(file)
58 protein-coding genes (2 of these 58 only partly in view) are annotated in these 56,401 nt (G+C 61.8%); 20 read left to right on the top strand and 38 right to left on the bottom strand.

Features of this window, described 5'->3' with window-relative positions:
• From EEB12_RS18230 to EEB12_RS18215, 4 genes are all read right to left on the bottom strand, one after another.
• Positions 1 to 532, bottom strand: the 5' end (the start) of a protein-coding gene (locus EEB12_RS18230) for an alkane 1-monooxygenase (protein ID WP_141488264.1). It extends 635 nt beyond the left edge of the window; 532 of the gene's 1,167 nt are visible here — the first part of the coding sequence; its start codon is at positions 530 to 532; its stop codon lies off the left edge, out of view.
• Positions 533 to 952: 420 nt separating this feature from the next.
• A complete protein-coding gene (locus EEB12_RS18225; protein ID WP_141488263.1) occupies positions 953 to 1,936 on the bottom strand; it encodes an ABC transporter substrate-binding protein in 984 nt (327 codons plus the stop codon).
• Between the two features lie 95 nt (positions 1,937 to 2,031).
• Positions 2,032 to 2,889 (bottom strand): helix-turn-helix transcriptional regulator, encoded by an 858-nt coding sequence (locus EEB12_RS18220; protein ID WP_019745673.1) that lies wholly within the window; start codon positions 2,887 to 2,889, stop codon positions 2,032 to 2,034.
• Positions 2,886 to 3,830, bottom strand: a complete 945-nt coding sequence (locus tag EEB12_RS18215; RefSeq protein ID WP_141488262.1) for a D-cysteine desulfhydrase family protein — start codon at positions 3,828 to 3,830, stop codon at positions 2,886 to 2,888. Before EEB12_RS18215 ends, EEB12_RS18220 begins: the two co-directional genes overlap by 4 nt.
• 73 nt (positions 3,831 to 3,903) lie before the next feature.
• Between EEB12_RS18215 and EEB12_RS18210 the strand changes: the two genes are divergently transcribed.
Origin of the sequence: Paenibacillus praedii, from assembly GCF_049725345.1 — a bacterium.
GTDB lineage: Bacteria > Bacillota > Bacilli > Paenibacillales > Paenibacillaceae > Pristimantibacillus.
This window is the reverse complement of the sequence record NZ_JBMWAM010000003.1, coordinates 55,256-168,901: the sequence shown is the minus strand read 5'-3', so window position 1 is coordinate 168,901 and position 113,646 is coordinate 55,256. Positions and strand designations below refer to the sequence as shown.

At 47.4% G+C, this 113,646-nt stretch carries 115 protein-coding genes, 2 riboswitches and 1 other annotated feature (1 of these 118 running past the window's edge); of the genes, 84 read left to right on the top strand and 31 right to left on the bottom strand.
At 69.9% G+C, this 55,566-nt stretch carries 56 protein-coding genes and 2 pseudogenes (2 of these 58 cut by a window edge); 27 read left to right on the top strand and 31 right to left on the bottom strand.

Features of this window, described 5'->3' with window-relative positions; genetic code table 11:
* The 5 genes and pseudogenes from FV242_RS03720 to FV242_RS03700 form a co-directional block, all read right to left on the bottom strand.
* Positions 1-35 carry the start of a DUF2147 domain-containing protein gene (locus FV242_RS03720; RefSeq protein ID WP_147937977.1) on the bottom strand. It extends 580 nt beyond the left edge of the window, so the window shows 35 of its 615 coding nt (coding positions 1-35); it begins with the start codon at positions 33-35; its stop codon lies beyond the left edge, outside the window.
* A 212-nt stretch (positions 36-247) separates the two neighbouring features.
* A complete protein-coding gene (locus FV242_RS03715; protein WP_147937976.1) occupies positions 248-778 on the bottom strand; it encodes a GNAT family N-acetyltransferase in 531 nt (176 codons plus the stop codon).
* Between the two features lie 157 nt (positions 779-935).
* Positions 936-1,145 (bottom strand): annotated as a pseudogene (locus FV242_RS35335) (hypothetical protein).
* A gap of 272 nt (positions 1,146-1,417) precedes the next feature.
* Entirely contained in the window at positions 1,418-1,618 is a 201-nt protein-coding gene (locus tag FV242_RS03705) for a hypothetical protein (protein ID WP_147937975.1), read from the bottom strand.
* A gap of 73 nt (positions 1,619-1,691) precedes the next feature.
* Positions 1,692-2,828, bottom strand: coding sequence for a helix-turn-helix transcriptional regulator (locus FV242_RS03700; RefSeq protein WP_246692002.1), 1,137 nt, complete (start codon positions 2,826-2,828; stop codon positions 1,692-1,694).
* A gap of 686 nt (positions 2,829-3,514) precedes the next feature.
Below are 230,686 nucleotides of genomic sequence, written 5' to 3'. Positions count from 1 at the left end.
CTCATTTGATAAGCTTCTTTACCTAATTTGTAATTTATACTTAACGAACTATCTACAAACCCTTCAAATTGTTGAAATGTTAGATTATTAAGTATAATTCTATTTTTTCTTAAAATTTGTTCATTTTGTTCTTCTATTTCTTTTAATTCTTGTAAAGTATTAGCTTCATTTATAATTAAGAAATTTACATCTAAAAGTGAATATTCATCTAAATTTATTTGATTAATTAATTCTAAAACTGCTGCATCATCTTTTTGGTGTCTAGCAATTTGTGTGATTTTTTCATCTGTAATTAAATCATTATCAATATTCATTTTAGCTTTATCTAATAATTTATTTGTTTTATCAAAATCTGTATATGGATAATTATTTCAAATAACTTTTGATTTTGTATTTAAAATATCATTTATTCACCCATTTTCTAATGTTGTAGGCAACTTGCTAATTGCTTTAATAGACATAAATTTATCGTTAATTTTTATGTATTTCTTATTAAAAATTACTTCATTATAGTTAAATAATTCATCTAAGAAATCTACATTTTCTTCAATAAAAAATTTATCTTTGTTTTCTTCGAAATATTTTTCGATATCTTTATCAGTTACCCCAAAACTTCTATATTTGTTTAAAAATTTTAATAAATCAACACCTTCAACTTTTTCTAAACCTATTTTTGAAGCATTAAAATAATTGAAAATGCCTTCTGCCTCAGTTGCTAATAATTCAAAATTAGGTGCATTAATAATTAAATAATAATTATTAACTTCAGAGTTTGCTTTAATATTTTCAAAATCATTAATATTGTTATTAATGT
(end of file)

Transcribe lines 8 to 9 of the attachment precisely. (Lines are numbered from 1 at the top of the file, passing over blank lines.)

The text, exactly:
• Positions 2,032 to 2,889 (bottom strand): helix-turn-helix transcriptional regulator, encoded by an 858-nt coding sequence (locus EEB12_RS18220; protein ID WP_019745673.1) that lies wholly within the window; start codon positions 2,887 to 2,889, stop codon positions 2,032 to 2,034.
• Positions 2,886 to 3,830, bottom strand: a complete 945-nt coding sequence (locus tag EEB12_RS18215; RefSeq protein ID WP_141488262.1) for a D-cysteine desulfhydrase family protein — start codon at positions 3,828 to 3,830, stop codon at positions 2,886 to 2,888. Before EEB12_RS18215 ends, EEB12_RS18220 begins: the two co-directional genes overlap by 4 nt.